It’s hard to believe that next week we finish our first semester in the MIS program. It’s been tough, but we have risen to the challenge. Although CS120 is not meeting in class this week, we have one more programming assignment due before our final exam. PA7/8 was a challenge for many of us because it challenged us in a very unexpected way. PA9/10 (this week’s assignment) builds on that lesson. Both programs start with two files: master.txt (a list of records sorted by salesperson id numbers) and trans.txt (a list of transactions to be performed on the records in master.txt). The program reads a code from trans.txt, interprets the code, and either performs the transaction or records an error. If the code is a 100 the program reads in a full record from trans.txt and adds it to newMaster.txt. If the code is a 101 the program reads the salesperson id (SPID) and “deletes” the corresponding record from the new master file (simply by not sending the record from master.txt to newMaster.txt). If the file calls for a record to be added that already exists or to delete a record that doesn’t exist in master.txt, the program writes an error message in errorLog.txt.
PA9/10 builds off 7/8 by added several possible transactions (and thus more possible errors). Codes 102-108 are modify in part codes. 102 modifies just the second field of the record; 103 modifies the third field, and so on up to code 108 and the eighth field. Transaction code 110 is a modify multiple code, or what I call a replacement code. 110 is followed by a complete record that needs to replace an existing record (so one thing could change, or everything except the SPID could change). And finally 111 is a print code that prints the record to the console before adding it into the new master file.
It seems pretty simple though right? Just reading and writing to different files. Both the master file and the transaction file are sorted by ascending SPID and the new master file must be constructed in a way that preserves this organization. Based on what we have learned through-out the semester, our first instinct was to read the records into an array, perform the transactions, and then use a sort function to clean it up before writing it to newMaster.txt. Hooper said no. Hooper said no arrays were to be used and no sort functions were needed. Many of us had no idea how to approach the problem without using an array.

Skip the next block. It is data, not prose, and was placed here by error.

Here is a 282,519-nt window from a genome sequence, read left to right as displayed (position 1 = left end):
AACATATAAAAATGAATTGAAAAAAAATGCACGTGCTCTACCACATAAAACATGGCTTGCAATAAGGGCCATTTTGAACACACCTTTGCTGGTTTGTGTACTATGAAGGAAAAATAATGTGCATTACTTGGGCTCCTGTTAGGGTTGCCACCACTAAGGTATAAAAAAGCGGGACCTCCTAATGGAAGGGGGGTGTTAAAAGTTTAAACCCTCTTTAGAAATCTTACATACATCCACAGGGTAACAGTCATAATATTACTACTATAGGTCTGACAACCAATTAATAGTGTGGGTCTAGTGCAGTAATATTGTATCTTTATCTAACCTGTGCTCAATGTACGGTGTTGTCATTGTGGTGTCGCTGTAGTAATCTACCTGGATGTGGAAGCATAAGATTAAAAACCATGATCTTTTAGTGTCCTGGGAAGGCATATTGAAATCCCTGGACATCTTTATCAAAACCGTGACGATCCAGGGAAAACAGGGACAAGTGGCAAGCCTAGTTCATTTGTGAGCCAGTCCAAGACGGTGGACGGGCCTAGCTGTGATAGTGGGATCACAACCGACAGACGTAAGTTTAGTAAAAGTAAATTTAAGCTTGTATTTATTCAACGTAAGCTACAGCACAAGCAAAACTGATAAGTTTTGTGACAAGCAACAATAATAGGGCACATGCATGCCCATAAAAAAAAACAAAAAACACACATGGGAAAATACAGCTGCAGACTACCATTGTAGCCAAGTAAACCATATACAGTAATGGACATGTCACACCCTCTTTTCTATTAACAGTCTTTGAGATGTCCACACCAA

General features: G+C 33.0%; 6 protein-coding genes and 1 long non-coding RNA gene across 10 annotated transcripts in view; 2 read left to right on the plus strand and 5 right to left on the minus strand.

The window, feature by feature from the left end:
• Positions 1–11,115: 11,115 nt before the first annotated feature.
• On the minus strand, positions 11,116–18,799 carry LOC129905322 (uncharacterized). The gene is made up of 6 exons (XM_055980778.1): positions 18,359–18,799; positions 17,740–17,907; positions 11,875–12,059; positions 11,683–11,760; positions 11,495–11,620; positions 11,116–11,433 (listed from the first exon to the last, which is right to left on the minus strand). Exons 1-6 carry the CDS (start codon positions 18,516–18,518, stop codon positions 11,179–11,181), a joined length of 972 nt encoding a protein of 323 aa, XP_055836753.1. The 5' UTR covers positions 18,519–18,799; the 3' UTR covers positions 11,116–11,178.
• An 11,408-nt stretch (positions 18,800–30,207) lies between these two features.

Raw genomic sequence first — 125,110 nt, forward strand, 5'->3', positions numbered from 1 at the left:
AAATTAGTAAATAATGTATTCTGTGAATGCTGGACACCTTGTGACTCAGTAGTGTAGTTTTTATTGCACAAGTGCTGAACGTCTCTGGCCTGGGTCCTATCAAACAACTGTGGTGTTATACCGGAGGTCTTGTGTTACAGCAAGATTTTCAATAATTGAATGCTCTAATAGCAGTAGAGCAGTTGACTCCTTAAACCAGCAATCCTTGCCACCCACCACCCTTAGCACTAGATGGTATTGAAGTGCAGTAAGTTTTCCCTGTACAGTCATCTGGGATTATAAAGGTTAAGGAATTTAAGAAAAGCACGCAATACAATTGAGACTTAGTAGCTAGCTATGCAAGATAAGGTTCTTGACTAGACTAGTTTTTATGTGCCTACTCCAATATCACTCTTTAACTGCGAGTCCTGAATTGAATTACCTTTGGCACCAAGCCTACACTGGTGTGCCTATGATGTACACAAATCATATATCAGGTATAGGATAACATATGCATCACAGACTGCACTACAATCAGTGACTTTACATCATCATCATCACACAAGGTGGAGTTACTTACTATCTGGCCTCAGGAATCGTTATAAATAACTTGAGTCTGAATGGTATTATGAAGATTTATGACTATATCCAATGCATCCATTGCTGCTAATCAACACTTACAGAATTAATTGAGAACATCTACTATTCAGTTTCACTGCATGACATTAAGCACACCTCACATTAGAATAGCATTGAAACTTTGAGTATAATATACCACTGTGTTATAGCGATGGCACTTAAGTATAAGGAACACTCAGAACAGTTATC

The answer is quite simple really. Using an array is way too complicated for this program. We were choosing to over-complicate a problem just so we could use the approach we were most comfortable with. Probably the biggest lesson to be learned from these assignments is a reminder to not make extra work for ourselves. It is time consuming, more complicated than necessary, and keeps us stuck in the rut of using what we are familiar with rather than actually thinking through a problem and evaluating all the options.
I’m not sure about anyone else’s PA9/10, but I have just finished the program. I was describing it to someone as a crazy 385 lines of nightmarish nested if/else statements that reads from two files, writes to two files, contains a struct, and overloads both the input and output operators. I’ve been spending some time testing it against all kinds of data to make sure I haven’t missed anything. I have a confession to make. The biggest lesson I have learned from this headache of curly braces is this: plan through coding carefully to prevent redundancy. Loops were absolutely necessary in this program, but while I sit here and look at my work, I can spot about fifty lines of code that could have been eliminated if only I had handled it more efficiently. So my new challenge is to see how many lines I can consolidate while maintaining a working program and keeping the code easy to understand and use for others.
This semester has been a whirlwind of challenge and learning, but we have persevered. I look forward to the next challenge. See you all soon!